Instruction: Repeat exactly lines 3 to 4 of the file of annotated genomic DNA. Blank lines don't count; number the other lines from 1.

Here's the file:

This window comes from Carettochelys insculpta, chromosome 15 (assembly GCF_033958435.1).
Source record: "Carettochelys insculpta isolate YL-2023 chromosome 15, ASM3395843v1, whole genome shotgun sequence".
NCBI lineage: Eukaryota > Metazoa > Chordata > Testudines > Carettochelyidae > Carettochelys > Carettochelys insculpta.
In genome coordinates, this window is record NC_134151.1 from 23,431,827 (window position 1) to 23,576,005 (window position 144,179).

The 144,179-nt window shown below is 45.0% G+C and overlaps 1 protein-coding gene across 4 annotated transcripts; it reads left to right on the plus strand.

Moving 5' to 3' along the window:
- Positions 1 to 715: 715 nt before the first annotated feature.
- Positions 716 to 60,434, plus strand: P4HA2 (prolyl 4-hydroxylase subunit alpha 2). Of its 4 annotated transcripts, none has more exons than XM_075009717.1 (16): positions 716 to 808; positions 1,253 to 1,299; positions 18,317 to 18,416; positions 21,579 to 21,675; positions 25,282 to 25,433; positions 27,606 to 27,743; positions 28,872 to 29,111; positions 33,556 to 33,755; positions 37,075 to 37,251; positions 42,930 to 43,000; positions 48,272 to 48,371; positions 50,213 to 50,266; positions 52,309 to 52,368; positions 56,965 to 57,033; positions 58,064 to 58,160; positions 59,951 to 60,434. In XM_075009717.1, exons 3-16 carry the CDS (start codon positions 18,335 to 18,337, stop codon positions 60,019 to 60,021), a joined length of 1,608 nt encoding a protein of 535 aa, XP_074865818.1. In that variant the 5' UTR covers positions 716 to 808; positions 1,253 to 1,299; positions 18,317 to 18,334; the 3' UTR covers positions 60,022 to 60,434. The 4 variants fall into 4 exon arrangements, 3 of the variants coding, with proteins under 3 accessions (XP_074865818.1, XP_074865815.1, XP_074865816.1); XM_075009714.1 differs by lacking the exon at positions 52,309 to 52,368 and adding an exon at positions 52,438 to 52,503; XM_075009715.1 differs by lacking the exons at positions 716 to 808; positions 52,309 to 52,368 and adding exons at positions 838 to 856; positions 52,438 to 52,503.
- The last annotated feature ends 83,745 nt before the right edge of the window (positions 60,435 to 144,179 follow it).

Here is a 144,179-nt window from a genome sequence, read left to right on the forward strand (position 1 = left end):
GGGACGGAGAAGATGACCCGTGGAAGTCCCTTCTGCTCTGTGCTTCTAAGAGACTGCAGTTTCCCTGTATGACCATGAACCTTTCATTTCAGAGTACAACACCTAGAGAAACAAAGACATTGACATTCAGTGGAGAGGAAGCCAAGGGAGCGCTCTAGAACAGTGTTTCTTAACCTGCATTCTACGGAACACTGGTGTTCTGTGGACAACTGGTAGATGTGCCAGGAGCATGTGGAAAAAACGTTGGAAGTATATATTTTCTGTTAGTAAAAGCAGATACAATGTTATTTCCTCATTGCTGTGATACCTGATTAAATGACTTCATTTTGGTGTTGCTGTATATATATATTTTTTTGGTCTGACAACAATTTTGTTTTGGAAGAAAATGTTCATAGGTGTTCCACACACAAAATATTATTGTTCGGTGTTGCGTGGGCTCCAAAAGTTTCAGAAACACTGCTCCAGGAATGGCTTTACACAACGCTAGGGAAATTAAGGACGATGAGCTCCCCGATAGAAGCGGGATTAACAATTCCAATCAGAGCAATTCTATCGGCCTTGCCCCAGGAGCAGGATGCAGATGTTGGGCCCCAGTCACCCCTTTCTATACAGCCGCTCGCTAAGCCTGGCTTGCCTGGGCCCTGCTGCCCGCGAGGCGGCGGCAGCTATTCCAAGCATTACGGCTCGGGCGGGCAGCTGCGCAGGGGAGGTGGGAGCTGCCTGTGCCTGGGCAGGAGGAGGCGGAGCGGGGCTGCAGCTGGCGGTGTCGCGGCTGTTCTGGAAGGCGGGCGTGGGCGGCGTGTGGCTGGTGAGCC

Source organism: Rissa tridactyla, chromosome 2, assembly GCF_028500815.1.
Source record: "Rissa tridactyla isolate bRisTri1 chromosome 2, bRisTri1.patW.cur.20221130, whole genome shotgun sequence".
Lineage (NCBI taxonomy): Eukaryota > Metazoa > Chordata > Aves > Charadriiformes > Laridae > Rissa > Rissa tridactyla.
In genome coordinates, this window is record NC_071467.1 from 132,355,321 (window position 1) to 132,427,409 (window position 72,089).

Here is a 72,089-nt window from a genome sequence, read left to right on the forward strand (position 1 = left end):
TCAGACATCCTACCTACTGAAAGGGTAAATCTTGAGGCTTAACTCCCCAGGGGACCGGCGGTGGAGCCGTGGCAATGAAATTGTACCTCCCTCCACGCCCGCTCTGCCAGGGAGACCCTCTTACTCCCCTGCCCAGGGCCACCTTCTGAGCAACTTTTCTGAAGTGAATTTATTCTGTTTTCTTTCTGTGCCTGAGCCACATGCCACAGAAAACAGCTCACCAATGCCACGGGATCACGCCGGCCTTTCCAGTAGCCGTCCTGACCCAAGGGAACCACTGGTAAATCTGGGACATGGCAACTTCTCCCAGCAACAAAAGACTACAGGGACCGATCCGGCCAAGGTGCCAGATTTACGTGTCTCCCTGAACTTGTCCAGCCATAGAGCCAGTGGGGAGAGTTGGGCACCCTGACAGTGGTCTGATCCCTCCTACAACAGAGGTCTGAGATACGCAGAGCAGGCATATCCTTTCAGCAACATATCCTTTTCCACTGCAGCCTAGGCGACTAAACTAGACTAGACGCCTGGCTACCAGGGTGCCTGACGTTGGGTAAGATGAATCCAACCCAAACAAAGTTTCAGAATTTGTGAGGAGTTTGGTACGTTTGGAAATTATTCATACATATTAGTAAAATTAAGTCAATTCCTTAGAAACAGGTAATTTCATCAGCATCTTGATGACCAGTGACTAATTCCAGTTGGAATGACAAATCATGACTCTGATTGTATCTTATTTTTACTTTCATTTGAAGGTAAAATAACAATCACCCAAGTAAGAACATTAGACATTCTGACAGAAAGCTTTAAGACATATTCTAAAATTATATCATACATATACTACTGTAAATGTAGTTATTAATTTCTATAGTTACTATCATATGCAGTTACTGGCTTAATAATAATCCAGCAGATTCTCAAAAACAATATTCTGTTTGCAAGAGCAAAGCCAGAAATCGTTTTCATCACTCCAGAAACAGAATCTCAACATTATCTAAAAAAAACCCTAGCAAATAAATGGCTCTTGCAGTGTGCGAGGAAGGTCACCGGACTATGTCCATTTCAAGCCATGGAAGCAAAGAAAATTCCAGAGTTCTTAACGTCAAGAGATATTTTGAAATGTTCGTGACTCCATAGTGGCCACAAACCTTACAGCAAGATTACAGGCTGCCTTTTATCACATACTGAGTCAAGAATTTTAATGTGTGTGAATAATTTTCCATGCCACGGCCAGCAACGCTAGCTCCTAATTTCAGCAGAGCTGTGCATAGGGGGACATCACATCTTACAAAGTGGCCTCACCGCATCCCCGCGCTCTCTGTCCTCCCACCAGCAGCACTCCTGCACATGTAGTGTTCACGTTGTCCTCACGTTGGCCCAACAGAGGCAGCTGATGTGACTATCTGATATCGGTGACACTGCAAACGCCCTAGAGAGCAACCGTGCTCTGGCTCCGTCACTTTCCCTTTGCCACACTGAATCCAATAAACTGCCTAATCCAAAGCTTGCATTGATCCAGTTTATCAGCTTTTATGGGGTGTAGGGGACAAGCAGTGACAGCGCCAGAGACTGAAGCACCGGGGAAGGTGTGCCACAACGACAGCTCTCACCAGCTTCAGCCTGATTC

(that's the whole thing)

NCBI lineage: Eukaryota > Metazoa > Chordata > Testudines > Carettochelyidae > Carettochelys > Carettochelys insculpta.
In genome coordinates, this window is record NC_134151.1 from 23,431,827 (window position 1) to 23,576,005 (window position 144,179).